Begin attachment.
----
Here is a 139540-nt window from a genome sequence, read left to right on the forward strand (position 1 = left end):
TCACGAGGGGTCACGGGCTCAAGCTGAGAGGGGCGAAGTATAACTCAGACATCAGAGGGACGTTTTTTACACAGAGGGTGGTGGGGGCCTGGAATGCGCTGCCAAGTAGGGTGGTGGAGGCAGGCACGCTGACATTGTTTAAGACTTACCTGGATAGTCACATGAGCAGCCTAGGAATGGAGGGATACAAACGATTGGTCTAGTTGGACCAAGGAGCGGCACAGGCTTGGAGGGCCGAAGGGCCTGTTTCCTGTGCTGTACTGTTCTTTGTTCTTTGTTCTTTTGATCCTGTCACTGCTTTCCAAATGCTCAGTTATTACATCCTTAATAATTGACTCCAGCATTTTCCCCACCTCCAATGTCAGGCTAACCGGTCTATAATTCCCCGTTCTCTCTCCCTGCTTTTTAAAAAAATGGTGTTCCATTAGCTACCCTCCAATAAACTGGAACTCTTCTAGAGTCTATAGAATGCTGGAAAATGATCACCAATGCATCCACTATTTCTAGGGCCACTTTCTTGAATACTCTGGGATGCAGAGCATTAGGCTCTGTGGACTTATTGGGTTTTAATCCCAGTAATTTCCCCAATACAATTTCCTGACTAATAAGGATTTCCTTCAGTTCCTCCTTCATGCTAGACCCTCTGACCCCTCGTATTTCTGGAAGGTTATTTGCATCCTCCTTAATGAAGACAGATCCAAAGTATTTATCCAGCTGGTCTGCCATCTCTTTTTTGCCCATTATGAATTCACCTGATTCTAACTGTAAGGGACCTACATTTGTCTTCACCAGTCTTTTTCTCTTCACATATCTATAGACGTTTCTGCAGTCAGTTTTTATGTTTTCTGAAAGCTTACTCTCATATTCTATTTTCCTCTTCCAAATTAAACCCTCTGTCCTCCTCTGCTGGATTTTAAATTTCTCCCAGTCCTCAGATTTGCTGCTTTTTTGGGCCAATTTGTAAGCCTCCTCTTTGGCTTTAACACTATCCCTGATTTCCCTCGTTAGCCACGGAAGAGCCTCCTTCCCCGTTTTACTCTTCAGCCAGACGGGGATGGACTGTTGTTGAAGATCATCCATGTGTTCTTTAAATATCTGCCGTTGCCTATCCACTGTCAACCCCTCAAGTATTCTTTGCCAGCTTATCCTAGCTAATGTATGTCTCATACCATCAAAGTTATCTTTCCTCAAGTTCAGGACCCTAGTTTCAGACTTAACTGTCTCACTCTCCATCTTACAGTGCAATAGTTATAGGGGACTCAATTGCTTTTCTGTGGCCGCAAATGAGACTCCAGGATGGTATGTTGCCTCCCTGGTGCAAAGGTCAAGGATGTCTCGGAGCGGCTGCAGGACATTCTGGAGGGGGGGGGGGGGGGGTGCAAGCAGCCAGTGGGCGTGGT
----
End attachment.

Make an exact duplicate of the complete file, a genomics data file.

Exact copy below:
Here is a 139540-nt window from a genome sequence, read left to right on the forward strand (position 1 = left end):
TCACGAGGGGTCACGGGCTCAAGCTGAGAGGGGCGAAGTATAACTCAGACATCAGAGGGACGTTTTTTACACAGAGGGTGGTGGGGGCCTGGAATGCGCTGCCAAGTAGGGTGGTGGAGGCAGGCACGCTGACATTGTTTAAGACTTACCTGGATAGTCACATGAGCAGCCTAGGAATGGAGGGATACAAACGATTGGTCTAGTTGGACCAAGGAGCGGCACAGGCTTGGAGGGCCGAAGGGCCTGTTTCCTGTGCTGTACTGTTCTTTGTTCTTTGTTCTTTTGATCCTGTCACTGCTTTCCAAATGCTCAGTTATTACATCCTTAATAATTGACTCCAGCATTTTCCCCACCTCCAATGTCAGGCTAACCGGTCTATAATTCCCCGTTCTCTCTCCCTGCTTTTTAAAAAAATGGTGTTCCATTAGCTACCCTCCAATAAACTGGAACTCTTCTAGAGTCTATAGAATGCTGGAAAATGATCACCAATGCATCCACTATTTCTAGGGCCACTTTCTTGAATACTCTGGGATGCAGAGCATTAGGCTCTGTGGACTTATTGGGTTTTAATCCCAGTAATTTCCCCAATACAATTTCCTGACTAATAAGGATTTCCTTCAGTTCCTCCTTCATGCTAGACCCTCTGACCCCTCGTATTTCTGGAAGGTTATTTGCATCCTCCTTAATGAAGACAGATCCAAAGTATTTATCCAGCTGGTCTGCCATCTCTTTTTTGCCCATTATGAATTCACCTGATTCTAACTGTAAGGGACCTACATTTGTCTTCACCAGTCTTTTTCTCTTCACATATCTATAGACGTTTCTGCAGTCAGTTTTTATGTTTTCTGAAAGCTTACTCTCATATTCTATTTTCCTCTTCCAAATTAAACCCTCTGTCCTCCTCTGCTGGATTTTAAATTTCTCCCAGTCCTCAGATTTGCTGCTTTTTTGGGCCAATTTGTAAGCCTCCTCTTTGGCTTTAACACTATCCCTGATTTCCCTCGTTAGCCACGGAAGAGCCTCCTTCCCCGTTTTACTCTTCAGCCAGACGGGGATGGACTGTTGTTGAAGATCATCCATGTGTTCTTTAAATATCTGCCGTTGCCTATCCACTGTCAACCCCTCAAGTATTCTTTGCCAGCTTATCCTAGCTAATGTATGTCTCATACCATCAAAGTTATCTTTCCTCAAGTTCAGGACCCTAGTTTCAGACTTAACTGTCTCACTCTCCATCTTACAGTGCAATAGTTATAGGGGACTCAATTGCTTTTCTGTGGCCGCAAATGAGACTCCAGGATGGTATGTTGCCTCCCTGGTGCAAAGGTCAAGGATGTCTCGGAGCGGCTGCAGGACATTCTGGAGGGGGGGGGGGGGGGGTGCAAGCAGCCAGTGGGCGTGGT